Earthly Concerns

Professor Ken Hiltner’s English 22 course explores the environment through the lens of literature, and reveals the long history of environmental thought

The environment and threats to its wellbeing — climate change, deforestation, pollution — are seen and increasingly characterized among the defining issues of our time.

Try telling that to Gilgamesh. The environment served up some defining moments for him, too — circa 2800 BCE.

The Sumerian king’s much-protested plan to clear-cut a forest for what he saw as the benefit of his city is a key plot point in the Mesopotamian mythology that made him famous. And Gilgamesh is but one case of environmental matters that we think of as modern concerns being reflected in texts as old as they come.

“Literary responses to environmental concerns are as old as the issues themselves,” said Ken Hiltner, a professor of English at UC Santa Barbara. “Deforestation, air pollution, endangered species, wetland loss, animal rights and rampant consumerism have all been appearing as controversial issues in Western literature for hundreds — and in some cases thousands — of years.”

To make plain the deep roots of environmental thinking and debate — and to help students connect that past to their present — Hiltner leads an undergraduate English course that explores the subject through the lens of literature. He’s got a hit on his hands.

From a starting roster of 30-some students when he launched a progenitor “small course” in 2006, Hiltner’s popular English 22 offering now is held in Campbell Hall, the campus’s largest lecture space, and it is at maximum capacity with 800-plus students. In some quarters, he said, as many as 35 different majors have been represented in the class.

Pretty impressive for an undergraduate course with an inarguably daunting reading list. Chaucer, Milton and Shakespeare. Greek and Latin classics including Cato, Ovid and Virgil. Plato. The Bible? Yes, the Bible — some of it anyway.

From food systems and farming to animal rights and air pollution, issues of the environment and sustainability appear in each of these texts and Hiltner, by his own proud admission, has “cherry-picked” the best of them.

“Part of the rationale is to give them a reason to read the great literature of the world other than just to read it for the literature itself,” Hiltner said. “I don’t think that quite works anymore. Students today want things that are more relevant to their lives, more relevant to the world and more relevant to things that they’re thinking about otherwise. And they are thinking about things like climate change.”

“It isn’t always intuitively clear why reading something like Milton’s ‘Paradise Lost’ would be relevant,” Hiltner added. “My goal is to make clear that it is. The course is not only trying to understand where modern environmental thinking and attitudes and feelings come from, but to understand them today and understand them insofar as we all are heir to those beliefs and have taken them in and made them our own.”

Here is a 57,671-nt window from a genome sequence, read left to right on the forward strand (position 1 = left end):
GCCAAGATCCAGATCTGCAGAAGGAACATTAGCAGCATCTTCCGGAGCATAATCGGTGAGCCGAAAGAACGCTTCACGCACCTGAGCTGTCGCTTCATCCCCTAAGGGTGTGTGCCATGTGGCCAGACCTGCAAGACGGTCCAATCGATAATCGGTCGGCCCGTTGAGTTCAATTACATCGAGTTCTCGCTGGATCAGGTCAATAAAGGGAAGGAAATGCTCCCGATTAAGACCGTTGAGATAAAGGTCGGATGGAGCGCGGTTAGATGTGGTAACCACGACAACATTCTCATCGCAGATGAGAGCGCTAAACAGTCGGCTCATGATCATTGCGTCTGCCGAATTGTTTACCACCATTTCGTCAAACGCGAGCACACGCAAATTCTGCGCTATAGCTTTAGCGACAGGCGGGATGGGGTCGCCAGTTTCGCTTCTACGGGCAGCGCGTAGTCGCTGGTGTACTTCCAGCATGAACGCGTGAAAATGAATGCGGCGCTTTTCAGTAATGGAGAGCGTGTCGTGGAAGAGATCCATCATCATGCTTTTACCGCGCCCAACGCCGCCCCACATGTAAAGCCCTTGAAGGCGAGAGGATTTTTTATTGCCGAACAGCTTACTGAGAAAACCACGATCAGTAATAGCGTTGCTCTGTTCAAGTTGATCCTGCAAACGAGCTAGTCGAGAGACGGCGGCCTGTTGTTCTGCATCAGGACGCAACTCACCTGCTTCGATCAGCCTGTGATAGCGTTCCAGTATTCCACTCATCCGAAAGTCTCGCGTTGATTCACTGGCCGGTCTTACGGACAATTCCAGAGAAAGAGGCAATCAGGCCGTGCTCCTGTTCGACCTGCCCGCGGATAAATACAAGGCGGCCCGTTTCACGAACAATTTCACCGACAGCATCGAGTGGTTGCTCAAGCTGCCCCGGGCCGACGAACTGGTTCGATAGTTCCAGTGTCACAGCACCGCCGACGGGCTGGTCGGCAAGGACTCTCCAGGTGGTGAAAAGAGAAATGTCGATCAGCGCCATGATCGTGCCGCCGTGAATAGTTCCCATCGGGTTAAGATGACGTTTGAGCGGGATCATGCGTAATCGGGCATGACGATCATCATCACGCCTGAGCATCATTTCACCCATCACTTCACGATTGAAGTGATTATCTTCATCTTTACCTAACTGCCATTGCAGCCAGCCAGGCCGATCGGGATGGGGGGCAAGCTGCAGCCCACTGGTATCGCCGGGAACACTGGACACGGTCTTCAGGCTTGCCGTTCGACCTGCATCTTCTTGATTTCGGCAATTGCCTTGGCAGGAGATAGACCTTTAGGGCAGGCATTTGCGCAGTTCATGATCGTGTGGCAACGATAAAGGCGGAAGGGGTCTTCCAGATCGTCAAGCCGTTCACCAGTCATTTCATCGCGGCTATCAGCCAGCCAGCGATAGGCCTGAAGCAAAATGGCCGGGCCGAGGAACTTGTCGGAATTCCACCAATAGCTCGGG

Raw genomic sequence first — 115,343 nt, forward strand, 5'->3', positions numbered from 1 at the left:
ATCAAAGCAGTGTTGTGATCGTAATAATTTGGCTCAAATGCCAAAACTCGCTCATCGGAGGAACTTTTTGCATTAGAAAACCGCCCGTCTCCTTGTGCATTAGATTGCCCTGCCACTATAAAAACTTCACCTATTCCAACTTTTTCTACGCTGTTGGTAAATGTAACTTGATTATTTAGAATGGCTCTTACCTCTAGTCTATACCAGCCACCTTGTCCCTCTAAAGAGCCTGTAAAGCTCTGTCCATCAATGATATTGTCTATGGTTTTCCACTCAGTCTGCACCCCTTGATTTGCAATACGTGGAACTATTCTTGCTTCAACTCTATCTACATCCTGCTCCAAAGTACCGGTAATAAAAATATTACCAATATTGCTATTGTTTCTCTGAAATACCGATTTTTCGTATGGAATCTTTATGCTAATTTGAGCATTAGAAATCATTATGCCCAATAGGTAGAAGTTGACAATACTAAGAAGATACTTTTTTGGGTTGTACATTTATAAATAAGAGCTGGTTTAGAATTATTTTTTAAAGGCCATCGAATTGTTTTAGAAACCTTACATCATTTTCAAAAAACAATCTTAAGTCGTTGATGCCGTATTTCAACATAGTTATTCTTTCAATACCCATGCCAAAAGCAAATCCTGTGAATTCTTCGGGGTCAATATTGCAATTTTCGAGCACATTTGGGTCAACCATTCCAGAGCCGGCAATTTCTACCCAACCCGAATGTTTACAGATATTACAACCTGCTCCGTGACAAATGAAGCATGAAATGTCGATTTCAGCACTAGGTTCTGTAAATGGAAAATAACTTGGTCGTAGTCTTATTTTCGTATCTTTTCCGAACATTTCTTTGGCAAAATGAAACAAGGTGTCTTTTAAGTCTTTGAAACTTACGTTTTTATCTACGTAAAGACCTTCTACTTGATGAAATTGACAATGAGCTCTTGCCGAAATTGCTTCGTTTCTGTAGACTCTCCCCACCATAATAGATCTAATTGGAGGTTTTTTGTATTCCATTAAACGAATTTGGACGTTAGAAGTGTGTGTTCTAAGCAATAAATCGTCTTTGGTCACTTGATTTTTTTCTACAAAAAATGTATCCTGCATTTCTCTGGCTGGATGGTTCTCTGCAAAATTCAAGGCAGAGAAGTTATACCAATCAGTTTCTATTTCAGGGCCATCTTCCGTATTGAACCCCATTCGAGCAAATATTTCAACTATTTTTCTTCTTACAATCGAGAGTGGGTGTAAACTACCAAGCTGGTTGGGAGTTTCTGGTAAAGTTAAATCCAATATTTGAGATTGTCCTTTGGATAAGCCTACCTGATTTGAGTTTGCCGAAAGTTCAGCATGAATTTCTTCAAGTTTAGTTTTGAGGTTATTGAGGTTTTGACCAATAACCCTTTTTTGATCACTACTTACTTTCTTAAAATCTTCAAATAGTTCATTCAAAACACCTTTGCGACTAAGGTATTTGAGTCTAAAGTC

In that way, the course also is meant to introduce the environmental humanities to the broadest possible audience.

With deep personal and research interests in the environment and climate change, Hiltner has taken such endeavors to heart — and to great heights — at UC Santa Barbara. He directs both the multidisciplinary Environmental Humanities Initiative and the nascent T.A. Barron Environmental Leadership Fund for undergraduates, and has helped to pioneer virtual, “nearly carbon-neutral conferences” as an alternative to conventional (and carbon-heavy) academic gatherings.

“The science [of climate change] is absolutely important but where we come into play is the rhetoric and how it’s formed and shaped, and that is the bigger challenge right now in many respects,” Hiltner said of what humanists bring to this particular table. “There is a great battle of words taking place. Everywhere that you read — websites, news articles, tweets from the president – they’re all weighing in on this subject.

“The Epic of Gilgamesh is all about deforestation, a complex issue surmounted in a religious prohibition against clear-cutting of forests,” he noted. “But Gilgamesh navigates that to lead an expedition to clear-cut the forest. It was human needs against environmental needs — leave the forest alone or Gilgamesh’s argument, which was that his city would prosper. We get that still today. That’s why it’s interesting to see how these things were first formulated and get students thinking about them through literature — to understand how people felt about and resolved the same kind of issues we’re dealing with today.”

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